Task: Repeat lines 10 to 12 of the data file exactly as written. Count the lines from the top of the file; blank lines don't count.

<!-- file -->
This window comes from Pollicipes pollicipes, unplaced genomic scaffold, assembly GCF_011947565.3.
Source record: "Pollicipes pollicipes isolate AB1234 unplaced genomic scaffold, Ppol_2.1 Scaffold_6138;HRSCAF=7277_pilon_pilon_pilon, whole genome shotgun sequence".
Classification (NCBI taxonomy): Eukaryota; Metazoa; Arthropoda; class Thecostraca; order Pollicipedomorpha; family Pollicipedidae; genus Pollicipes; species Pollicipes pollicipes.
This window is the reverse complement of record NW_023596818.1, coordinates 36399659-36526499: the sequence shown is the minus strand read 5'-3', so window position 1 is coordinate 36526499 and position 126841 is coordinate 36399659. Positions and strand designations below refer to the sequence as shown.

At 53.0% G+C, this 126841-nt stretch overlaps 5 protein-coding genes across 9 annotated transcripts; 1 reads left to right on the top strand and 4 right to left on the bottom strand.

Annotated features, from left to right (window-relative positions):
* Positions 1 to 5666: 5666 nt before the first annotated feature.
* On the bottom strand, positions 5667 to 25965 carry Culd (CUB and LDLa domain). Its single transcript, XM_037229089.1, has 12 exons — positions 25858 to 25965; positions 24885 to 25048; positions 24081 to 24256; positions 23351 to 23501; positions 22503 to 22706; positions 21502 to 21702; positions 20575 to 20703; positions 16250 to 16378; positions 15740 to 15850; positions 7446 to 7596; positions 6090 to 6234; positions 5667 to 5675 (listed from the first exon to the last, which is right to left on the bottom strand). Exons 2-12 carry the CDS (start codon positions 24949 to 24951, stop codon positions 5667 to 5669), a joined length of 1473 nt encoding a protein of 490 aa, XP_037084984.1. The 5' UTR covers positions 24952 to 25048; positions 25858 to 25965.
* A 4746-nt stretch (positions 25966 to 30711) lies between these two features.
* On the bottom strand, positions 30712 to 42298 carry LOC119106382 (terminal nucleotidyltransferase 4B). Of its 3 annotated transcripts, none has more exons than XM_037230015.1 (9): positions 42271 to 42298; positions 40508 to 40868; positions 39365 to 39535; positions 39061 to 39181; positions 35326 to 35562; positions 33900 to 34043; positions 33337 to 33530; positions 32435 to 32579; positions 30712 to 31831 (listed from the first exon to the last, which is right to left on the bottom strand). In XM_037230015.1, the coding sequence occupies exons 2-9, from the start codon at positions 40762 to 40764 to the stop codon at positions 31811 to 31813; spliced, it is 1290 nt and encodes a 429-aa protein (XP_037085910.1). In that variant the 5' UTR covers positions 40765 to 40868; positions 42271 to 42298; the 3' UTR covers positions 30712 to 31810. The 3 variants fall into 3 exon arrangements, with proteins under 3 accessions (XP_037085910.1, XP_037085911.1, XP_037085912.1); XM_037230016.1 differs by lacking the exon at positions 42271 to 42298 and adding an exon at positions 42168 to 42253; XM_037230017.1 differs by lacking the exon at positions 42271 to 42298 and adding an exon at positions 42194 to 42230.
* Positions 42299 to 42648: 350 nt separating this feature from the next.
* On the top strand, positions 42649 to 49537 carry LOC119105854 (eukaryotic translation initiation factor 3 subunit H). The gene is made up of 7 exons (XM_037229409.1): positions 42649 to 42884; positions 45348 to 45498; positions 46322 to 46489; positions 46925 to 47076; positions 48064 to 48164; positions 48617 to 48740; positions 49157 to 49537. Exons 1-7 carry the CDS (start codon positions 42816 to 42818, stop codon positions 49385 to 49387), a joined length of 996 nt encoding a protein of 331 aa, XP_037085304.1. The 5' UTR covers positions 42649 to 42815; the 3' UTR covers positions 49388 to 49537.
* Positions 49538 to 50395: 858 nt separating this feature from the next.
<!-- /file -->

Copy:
* On the bottom strand, positions 30712 to 42298 carry LOC119106382 (terminal nucleotidyltransferase 4B). Of its 3 annotated transcripts, none has more exons than XM_037230015.1 (9): positions 42271 to 42298; positions 40508 to 40868; positions 39365 to 39535; positions 39061 to 39181; positions 35326 to 35562; positions 33900 to 34043; positions 33337 to 33530; positions 32435 to 32579; positions 30712 to 31831 (listed from the first exon to the last, which is right to left on the bottom strand). In XM_037230015.1, the coding sequence occupies exons 2-9, from the start codon at positions 40762 to 40764 to the stop codon at positions 31811 to 31813; spliced, it is 1290 nt and encodes a 429-aa protein (XP_037085910.1). In that variant the 5' UTR covers positions 40765 to 40868; positions 42271 to 42298; the 3' UTR covers positions 30712 to 31810. The 3 variants fall into 3 exon arrangements, with proteins under 3 accessions (XP_037085910.1, XP_037085911.1, XP_037085912.1); XM_037230016.1 differs by lacking the exon at positions 42271 to 42298 and adding an exon at positions 42168 to 42253; XM_037230017.1 differs by lacking the exon at positions 42271 to 42298 and adding an exon at positions 42194 to 42230.
* Positions 42299 to 42648: 350 nt separating this feature from the next.
* On the top strand, positions 42649 to 49537 carry LOC119105854 (eukaryotic translation initiation factor 3 subunit H). The gene is made up of 7 exons (XM_037229409.1): positions 42649 to 42884; positions 45348 to 45498; positions 46322 to 46489; positions 46925 to 47076; positions 48064 to 48164; positions 48617 to 48740; positions 49157 to 49537. Exons 1-7 carry the CDS (start codon positions 42816 to 42818, stop codon positions 49385 to 49387), a joined length of 996 nt encoding a protein of 331 aa, XP_037085304.1. The 5' UTR covers positions 42649 to 42815; the 3' UTR covers positions 49388 to 49537.